Clarifying the interpretation of carbon use efficiency in soil through methods comparison

Published by Stephanie Mayer on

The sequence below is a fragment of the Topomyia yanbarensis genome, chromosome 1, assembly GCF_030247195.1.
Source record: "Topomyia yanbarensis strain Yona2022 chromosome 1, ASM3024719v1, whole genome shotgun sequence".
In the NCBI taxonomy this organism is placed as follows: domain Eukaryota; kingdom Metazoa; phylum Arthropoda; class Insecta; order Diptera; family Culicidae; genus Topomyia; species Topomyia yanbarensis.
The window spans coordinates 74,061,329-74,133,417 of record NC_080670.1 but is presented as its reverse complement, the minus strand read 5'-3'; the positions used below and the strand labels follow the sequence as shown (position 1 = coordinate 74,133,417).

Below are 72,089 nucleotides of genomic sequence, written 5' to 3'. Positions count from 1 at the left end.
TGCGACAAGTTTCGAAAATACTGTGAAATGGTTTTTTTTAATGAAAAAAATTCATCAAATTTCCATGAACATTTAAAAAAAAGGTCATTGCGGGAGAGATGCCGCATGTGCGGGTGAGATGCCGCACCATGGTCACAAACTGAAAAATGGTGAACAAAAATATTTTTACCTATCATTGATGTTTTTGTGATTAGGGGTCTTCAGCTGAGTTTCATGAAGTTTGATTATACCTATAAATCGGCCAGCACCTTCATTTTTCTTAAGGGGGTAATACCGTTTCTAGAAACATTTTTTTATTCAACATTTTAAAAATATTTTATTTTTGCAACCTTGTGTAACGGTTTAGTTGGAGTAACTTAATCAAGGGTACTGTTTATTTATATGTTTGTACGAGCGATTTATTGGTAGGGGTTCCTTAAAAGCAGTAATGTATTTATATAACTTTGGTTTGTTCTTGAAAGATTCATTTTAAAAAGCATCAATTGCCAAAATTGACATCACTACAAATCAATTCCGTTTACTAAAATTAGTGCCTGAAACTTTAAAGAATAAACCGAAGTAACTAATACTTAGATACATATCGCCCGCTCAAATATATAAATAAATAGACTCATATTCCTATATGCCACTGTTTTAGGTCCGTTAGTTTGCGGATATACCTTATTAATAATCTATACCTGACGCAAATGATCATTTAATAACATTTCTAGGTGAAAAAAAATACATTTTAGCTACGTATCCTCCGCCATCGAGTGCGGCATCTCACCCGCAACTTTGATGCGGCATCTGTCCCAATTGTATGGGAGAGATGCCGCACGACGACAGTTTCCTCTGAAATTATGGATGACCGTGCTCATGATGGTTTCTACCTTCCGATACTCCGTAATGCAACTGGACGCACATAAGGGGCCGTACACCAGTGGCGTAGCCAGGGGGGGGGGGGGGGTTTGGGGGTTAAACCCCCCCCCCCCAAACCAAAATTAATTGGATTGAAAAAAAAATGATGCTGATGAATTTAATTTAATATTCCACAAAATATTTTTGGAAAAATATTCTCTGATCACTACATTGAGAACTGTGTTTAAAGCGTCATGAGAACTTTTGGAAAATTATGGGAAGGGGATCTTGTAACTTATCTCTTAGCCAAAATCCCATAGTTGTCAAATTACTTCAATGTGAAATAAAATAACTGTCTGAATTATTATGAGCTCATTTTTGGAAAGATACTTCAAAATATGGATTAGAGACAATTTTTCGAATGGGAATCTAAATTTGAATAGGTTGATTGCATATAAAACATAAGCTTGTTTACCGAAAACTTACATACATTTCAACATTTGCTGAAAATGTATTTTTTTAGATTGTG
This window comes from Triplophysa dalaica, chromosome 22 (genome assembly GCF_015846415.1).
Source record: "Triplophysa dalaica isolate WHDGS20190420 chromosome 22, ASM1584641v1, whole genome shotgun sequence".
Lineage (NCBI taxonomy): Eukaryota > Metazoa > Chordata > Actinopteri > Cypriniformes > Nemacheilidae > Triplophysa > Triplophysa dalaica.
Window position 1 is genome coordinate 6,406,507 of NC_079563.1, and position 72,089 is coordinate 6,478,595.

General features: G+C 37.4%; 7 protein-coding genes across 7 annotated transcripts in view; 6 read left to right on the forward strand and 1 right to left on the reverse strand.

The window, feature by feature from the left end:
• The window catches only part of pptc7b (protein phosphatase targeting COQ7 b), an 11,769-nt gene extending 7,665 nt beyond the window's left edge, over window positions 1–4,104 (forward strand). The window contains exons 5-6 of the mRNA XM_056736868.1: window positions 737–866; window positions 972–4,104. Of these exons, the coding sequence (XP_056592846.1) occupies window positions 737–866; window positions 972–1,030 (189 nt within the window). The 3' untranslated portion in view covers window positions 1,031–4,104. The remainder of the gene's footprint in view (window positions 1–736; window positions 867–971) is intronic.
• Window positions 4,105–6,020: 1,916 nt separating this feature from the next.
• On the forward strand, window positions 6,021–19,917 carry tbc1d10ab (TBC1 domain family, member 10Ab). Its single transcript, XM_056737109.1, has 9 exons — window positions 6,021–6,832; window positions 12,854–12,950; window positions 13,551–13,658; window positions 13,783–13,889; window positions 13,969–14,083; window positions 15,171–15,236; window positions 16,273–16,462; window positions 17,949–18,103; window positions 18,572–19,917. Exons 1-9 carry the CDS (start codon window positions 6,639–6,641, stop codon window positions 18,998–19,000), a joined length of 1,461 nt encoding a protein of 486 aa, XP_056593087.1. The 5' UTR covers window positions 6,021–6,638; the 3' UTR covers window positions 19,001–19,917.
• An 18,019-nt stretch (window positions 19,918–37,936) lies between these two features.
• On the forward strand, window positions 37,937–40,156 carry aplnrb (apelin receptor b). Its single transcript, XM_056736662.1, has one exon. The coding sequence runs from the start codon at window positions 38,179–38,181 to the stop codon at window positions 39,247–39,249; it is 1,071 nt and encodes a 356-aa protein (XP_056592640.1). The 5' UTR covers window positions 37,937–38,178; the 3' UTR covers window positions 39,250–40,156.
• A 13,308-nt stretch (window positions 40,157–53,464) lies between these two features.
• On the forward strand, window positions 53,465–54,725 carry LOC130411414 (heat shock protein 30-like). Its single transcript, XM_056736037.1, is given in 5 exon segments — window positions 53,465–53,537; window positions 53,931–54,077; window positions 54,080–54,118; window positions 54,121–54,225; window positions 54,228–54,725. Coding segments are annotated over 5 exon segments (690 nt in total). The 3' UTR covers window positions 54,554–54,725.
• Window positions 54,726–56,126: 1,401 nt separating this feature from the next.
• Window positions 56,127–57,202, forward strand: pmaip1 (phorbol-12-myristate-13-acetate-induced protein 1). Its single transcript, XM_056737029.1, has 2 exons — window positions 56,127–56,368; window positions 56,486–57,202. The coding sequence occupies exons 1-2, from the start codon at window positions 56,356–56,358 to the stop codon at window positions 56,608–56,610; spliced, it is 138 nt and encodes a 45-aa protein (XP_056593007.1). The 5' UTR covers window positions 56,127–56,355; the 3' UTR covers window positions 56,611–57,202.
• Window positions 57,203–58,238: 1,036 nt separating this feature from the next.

Accurate estimates of microbial carbon use efficiency (CUE) are required to predict how global change will impact microbially-mediated ecosystem functions such as organic matter decomposition. Multiple approaches are currently used to quantify CUE but the extent to which estimates reflect methodological variability is unknown. This limits our ability to apply or cross-compare published CUE values. Here we evaluated the performance of five methods in a single soil under standard conditions. The microbial response to three substrate amendment rates (0.0, 0.05, and 2.0 mg glucose-C g−1 soil) was examined using: 13C and 18O isotope tracing approaches which estimate CUE based on substrate uptake and growth dynamics; calorespirometry which infers growth and CUE from metabolic heat and respiration rates; metabolic flux analysis where CUE is determined as the balance between biosynthesis and respiration using position-specific 13CO2 production of labeled glucose; and stoichiometric modeling which derives CUE from elemental ratios of microbial biomass, substrate, and exoenzyme activity. The CUE estimates we obtained differed by method and substrate concentration, ranging under in situ conditions from <0.4 for the substrate-nonspecific methods that do not use C tracers (18O, stoichiometric modeling) to >0.6 for the substrate-specific methods that trace glucose use (13C method, calorespirometry, metabolic flux analysis). We explore the different aspects of microbial metabolism that each method captures and how this affects the interpretation of CUE estimates. We recommend that users consider the strengths and weaknesses of each method when choosing the technique that will best address their research needs.